For an investor building a commercial property portfolio, there are important considerations when crafting a balance of assets. For example, you may prefer to focus on a particular sector or class of real estate or develop a varied collection. In addition, if you seek geographic distribution in your acquisitions, there are some options for your method of pursuing that balance.
Does Geographic Diversification in a Real Estate Portfolio Make Sense?
Following the adage to avoid putting all your eggs in one basket, some investors pursue diversification in their portfolio in more than one way. Seeking a broad geographic footprint is one exemplary method since economic health does vary across both the U.S. and the world. Moreover, since predicting which markets will enjoy prosperity can be difficult, spreading your investments out across regions makes sense. That way, you can avoid a concentrated impact from a downturn in one area.
Dan Rosenbloom, Managing Editor and Head of Investments at real estate investment management company Cadre, points out in a recent Forbes piece that real estate prices logically appreciate in markets that draw people because jobs are available. He notes that recently cities like New York have seen people flow out to places including Tampa, with an associated increase in commercial property costs in the recipient areas. As the rise and fall of population affects other markets, real estate values may follow.
How Can I Manage Property in More than One City?
A direct owner of commercial real estate assets has day-to-day management responsibility for their property. That may include a range of tasks, depending on the property type and lease, but can be limited or very hands-on. If you have a variety of properties in multiple cities, it's not likely that you can be actively involved in mundane activities. However, you can use the services of a commercial property manager (or more than one), leveraging the benefit of professional support to allow you to maintain a diverse portfolio of assets across multiple markets.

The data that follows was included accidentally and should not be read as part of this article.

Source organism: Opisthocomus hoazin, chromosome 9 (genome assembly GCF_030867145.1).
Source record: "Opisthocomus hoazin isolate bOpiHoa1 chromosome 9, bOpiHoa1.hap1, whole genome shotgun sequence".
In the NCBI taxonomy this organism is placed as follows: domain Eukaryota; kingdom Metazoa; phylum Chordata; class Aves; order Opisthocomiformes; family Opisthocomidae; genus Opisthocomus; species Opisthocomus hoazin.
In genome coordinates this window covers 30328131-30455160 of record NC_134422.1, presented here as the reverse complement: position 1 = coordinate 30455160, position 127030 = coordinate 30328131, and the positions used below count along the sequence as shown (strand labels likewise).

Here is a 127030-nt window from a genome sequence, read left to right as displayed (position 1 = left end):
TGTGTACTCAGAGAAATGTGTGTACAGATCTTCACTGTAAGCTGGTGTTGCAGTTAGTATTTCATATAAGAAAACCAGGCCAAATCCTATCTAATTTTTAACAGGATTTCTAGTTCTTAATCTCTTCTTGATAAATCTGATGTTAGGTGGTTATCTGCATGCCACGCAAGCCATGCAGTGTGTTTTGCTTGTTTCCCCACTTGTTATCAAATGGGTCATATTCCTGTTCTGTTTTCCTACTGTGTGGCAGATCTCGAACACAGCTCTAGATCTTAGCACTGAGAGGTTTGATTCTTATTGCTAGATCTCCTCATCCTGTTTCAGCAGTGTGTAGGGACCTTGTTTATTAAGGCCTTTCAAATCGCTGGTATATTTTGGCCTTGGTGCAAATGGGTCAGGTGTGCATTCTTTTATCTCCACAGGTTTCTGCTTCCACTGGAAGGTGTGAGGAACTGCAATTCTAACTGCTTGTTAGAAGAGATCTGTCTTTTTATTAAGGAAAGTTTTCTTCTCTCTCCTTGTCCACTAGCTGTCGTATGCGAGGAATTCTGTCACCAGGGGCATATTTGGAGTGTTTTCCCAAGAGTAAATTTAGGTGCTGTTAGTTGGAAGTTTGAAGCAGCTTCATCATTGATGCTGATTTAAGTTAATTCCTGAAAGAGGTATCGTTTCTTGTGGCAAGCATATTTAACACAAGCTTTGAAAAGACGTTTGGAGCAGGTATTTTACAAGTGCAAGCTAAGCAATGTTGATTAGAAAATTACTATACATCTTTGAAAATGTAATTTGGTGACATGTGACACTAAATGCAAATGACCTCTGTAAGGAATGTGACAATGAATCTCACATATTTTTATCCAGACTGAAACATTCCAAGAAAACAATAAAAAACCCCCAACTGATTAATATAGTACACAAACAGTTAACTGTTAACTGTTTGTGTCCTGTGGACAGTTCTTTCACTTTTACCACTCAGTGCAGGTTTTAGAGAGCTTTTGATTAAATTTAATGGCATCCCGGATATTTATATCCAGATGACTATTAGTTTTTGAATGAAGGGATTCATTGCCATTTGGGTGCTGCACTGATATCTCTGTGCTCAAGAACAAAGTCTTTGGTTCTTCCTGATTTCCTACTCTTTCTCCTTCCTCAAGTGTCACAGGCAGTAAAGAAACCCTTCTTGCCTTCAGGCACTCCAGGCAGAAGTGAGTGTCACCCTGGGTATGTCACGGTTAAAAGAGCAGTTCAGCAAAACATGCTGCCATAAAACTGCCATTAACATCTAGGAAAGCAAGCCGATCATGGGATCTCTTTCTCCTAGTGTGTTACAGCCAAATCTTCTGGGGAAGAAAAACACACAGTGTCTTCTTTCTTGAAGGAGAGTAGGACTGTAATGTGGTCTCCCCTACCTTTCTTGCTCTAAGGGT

Even with a property manager, as the owner, it's your responsibility if something goes wrong and you may be too far away to oversee the property adequately. That potential may cause some investors to consider achieving geographic diversification through an alternate approach—fractional ownership.
What Is Fractional Ownership of Commercial Real Estate?
Fractional ownership means owning a percentage of an asset, in which the costs and potential profits of ownership are divided between a group of owners. The amount of cost and profit for each owner depends on the amount contributed to the capital used for the purchase. A Delaware Statutory Trust is one of the opportunities for fractional ownership that also offers passive management of real estate assets.
A DST is a company that pools capital from the shareholders (beneficiaries), which it invests in real estate assets that it then manages. DST investors can therefore own fractional interests in commercial real estate in various areas of the country without needing to either travel to each place or hire property managers in multiple regions. Instead, the DST Sponsor makes the management decisions, including typically arranging for a master tenant for the trust's assets. The individual investors have no ongoing input or authority.
Like any investment, DSTs have risks as well as potential rewards. Relinquishing active management affords the investor the freedom to walk away from day-to-day involvement and eliminates their ability to affect the outcome. Since DST investments often have extended holding periods, they are considered illiquid.
This material is for general information and educational purposes only. Information is based on data gathered from what we believe are reliable sources. It is not guaranteed as to accuracy, does not purport to be complete and is not intended to be used as a primary basis for investment decisions.
Realized does not provide tax or legal advice. This material is not a substitute for seeking the advice of a qualified professional for your individual situation. No public market currently exists and one may never exist. DST programs are speculative and suitable only for Accredited Investors who do not anticipate a need for liquidity or can afford to lose their entire investment. Diversification does not guarantee a profit or protect against a loss in a declining market. It is a method used to help manage investment risk.